Of all the artists selected for inclusion in the Boca Raton Museum of Art’s sprawling “Imagining Florida” exhibition, it is photographer Joseph Janney Steinmetz—not a familiar name to me—who best encapsulates the state’s perpetual-vacation mythos in the middle of the 20th century.
His photograph of a family of five having a picnic on the beach on Longboat Key could be a quintessential Florida postcard, or a promotional image from the Keys’ tourist development council: There’s Dad, in swim trunks, cooking up hot dogs on a portable grill; Mom, toweling off after a sojourn in the water; and children, in inner tubes and beach chairs, snacking on some of our state’s bounteous fresh fruits. And behind and around them, palm trees—our state’s flowering symbol of coastal escapism.
It looks almost staged in its nuclear, lily-white “Leave it to Beaver” 1950s era, but it’s not for us locals to make such snarky comments: Florida was, and is, the No. 1 vacation destination in the United States. For the family in this photo, this was probably one of two weeks a year they could break away from the workaday grind of office life and homemaking in some freezing northeastern ‘burb. Wouldn’t you want to go to a beach in paradise and grill hot dogs?
I could have picked virtually any of the 200-plus works in “Imagining Florida” as an entry point in this review, because so many of them are indicative of the state’s singular appeal, its folklore, its history. The images in the show are invariably infused with wonder (at the landscapes, once unspoiled) or curiosity (at the people and the fauna). The best of them also have a point of view and a stylistic idiosyncrasy. As Executive Director Irvin Lippman told me during my visit to the show, the images are “eclectic and diverse, as Florida has been and continues to be.”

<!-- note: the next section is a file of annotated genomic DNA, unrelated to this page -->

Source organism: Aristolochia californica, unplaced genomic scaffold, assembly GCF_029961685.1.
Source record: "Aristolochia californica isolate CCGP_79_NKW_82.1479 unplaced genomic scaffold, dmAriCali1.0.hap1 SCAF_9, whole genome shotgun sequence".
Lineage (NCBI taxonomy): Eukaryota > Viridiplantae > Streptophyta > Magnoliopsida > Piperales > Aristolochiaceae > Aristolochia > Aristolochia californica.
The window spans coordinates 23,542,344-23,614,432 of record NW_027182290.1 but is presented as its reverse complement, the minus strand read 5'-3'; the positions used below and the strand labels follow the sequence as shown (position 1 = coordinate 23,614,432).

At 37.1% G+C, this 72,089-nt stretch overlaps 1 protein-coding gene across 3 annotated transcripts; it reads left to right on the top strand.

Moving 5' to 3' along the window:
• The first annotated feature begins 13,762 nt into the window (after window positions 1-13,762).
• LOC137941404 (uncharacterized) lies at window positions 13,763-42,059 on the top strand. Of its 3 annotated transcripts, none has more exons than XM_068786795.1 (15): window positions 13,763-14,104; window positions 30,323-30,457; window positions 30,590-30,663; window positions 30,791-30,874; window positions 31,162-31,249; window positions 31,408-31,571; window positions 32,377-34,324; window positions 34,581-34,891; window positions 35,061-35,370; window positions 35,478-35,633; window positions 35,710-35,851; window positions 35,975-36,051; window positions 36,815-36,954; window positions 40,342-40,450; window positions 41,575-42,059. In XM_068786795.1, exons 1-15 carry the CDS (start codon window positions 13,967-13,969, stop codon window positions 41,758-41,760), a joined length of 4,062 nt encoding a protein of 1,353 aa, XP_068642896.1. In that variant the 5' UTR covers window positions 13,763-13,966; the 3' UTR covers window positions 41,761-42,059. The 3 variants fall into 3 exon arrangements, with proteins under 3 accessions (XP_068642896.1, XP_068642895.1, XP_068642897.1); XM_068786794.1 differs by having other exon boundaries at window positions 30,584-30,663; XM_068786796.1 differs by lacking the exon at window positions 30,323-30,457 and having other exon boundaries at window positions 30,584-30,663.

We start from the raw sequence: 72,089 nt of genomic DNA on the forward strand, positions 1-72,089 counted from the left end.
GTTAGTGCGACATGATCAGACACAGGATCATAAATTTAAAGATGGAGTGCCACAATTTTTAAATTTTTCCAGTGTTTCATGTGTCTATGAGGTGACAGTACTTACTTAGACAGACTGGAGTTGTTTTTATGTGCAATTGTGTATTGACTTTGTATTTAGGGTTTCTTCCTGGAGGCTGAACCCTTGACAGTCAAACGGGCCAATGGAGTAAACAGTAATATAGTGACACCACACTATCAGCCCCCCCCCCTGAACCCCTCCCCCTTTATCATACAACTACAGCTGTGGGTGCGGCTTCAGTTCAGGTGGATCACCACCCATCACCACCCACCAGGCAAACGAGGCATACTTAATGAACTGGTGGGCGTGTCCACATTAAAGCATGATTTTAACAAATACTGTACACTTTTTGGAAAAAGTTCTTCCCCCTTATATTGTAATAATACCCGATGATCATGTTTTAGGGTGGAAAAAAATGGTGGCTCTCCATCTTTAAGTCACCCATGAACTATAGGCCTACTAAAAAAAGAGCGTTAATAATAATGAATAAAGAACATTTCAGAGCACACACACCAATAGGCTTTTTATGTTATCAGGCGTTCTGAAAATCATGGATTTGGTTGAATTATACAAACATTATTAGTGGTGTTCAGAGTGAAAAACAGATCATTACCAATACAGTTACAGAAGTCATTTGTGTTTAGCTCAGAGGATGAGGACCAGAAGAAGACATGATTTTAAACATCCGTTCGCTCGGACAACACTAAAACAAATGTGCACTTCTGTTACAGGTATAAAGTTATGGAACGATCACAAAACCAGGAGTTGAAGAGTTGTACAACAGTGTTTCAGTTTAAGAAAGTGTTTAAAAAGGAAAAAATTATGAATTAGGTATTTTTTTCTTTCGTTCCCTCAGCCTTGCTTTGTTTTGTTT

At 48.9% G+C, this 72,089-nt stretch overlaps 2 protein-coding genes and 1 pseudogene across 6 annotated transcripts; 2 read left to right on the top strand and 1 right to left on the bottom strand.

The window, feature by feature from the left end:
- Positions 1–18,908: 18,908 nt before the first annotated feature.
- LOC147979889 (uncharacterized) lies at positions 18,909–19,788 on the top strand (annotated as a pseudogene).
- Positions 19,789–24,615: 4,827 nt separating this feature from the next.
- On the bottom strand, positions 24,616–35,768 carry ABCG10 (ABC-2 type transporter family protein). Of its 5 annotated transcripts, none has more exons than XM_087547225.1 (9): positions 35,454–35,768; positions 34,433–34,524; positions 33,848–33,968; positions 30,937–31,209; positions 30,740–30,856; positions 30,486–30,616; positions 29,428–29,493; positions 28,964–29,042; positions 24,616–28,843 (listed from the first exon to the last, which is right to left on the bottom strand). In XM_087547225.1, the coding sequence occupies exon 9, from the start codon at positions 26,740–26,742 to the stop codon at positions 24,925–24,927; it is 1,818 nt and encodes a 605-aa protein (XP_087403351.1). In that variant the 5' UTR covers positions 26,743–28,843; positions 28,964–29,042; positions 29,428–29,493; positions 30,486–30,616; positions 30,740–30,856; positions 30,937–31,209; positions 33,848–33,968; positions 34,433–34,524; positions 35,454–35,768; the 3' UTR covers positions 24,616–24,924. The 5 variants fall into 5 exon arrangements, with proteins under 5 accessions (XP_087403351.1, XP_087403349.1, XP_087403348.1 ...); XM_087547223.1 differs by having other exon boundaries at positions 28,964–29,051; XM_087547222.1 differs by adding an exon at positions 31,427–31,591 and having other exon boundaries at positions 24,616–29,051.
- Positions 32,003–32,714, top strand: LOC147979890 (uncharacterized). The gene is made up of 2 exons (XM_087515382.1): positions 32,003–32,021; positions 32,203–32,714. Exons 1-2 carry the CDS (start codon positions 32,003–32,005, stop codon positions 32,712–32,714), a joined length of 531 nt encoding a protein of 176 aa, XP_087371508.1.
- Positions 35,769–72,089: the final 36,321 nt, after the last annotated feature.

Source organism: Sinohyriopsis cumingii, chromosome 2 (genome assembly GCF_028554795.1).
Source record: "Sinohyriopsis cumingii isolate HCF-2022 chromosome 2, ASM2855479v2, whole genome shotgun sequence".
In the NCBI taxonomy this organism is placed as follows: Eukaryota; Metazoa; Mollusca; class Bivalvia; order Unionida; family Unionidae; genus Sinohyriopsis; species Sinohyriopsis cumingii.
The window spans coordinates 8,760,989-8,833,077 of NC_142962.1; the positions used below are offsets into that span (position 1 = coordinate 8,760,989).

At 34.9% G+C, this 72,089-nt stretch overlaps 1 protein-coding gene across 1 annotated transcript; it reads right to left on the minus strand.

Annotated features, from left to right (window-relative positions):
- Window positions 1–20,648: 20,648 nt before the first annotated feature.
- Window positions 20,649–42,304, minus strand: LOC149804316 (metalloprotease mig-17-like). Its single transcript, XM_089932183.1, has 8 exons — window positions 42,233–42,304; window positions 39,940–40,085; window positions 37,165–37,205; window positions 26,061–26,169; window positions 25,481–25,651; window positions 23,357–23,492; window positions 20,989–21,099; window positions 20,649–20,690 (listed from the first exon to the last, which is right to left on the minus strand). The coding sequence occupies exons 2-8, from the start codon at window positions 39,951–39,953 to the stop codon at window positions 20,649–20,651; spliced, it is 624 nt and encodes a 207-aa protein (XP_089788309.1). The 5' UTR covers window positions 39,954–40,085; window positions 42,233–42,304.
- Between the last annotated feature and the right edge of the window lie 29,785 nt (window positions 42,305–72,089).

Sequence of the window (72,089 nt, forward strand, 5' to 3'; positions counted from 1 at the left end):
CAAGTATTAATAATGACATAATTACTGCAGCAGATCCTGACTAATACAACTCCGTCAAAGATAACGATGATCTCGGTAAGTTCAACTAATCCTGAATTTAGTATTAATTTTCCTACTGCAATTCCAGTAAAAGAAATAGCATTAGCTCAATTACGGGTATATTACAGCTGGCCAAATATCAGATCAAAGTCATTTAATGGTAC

The show follows an inexact chronology, starting in the 18th century with whom we’d call “visiting artists” today—naturalists like Mark Catesby, whose “Magnolia Grandiflora” from his colossal Natural History of Carolina, Florida and the Bahama Islands is on display under glass; and John James Audubon’s essential avian watercolors, his Zenaida doves from the Keys as important and elegant as his bird likenesses elsewhere in the world. This was an exotic place before the arrival of European colonizers, and artists driven to documenting its riches seemed equally intrigued by the indigenous peoples, painted by artists like Charles Bird King and George Catlin as proud warriors—albeit romanticized—in all their finery.
Perusing the paintings portion of the exhibition, it’s notable how many legendary artists considered Florida to be a necessary excursion. There’s work here by Winslow Homer, who found poetry in a dripping Spanish moss tree; by Louis Comfort Tiffany, who was entranced by the pioneering structures of St. Augustine; and by Frederic Remington, whose “U.S. Troops Practicing Marching in the Palmetto” is painted with characteristic reverence, a battalion of endlessly shrinking soldiers surrounded by tall trees and scrub pine. There are evocative works by masters John Singer Sargent and Doris Lee, and the list really does go on and on.